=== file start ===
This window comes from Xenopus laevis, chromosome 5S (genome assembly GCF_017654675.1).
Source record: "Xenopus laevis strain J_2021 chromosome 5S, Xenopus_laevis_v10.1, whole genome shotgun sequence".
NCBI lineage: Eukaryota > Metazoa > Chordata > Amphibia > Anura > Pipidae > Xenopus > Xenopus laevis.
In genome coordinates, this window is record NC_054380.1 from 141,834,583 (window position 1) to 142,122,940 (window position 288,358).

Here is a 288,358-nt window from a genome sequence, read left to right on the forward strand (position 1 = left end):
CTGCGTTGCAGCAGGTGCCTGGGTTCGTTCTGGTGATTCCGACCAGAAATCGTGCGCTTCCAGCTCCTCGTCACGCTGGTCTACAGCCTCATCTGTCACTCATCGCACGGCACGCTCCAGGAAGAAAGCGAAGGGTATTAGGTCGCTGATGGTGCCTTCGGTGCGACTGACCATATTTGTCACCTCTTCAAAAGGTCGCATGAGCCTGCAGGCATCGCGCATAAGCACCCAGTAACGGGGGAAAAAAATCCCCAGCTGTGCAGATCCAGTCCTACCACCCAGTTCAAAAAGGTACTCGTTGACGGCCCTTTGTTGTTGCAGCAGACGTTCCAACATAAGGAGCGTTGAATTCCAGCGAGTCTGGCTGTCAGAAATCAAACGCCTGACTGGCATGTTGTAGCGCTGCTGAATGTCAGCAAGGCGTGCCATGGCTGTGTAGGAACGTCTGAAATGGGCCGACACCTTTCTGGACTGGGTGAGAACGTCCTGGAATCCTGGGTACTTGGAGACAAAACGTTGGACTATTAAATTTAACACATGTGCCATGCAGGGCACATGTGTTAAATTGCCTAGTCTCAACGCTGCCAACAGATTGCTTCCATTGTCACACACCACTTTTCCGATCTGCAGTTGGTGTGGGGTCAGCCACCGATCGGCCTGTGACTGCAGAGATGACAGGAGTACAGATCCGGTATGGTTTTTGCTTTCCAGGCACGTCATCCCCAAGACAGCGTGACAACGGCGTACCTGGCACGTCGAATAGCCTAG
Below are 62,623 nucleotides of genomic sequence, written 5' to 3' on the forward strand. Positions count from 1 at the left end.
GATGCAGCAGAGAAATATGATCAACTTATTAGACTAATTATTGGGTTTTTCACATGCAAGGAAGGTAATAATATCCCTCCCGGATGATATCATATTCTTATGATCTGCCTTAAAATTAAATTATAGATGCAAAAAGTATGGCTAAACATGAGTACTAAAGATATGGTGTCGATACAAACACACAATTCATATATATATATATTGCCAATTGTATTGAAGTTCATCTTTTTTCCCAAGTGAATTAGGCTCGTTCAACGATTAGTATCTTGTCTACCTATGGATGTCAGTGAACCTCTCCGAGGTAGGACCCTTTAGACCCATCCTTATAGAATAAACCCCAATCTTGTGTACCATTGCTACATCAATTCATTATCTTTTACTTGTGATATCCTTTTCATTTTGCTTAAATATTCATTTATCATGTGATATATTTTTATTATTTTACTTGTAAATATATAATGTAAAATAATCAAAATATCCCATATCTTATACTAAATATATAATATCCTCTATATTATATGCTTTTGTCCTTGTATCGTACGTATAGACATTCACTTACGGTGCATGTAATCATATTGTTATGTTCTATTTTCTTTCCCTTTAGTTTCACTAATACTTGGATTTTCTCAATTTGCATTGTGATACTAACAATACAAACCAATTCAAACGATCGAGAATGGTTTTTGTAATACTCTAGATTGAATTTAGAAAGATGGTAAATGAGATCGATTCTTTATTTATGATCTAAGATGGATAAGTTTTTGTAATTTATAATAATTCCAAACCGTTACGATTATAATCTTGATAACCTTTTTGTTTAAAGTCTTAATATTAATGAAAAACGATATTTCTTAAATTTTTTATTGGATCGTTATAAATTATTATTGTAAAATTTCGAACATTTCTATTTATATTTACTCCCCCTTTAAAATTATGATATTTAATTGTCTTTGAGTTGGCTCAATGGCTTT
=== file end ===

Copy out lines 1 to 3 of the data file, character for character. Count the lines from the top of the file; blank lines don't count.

This window comes from Xenopus laevis, chromosome 5S (genome assembly GCF_017654675.1).
Source record: "Xenopus laevis strain J_2021 chromosome 5S, Xenopus_laevis_v10.1, whole genome shotgun sequence".
NCBI lineage: Eukaryota > Metazoa > Chordata > Amphibia > Anura > Pipidae > Xenopus > Xenopus laevis.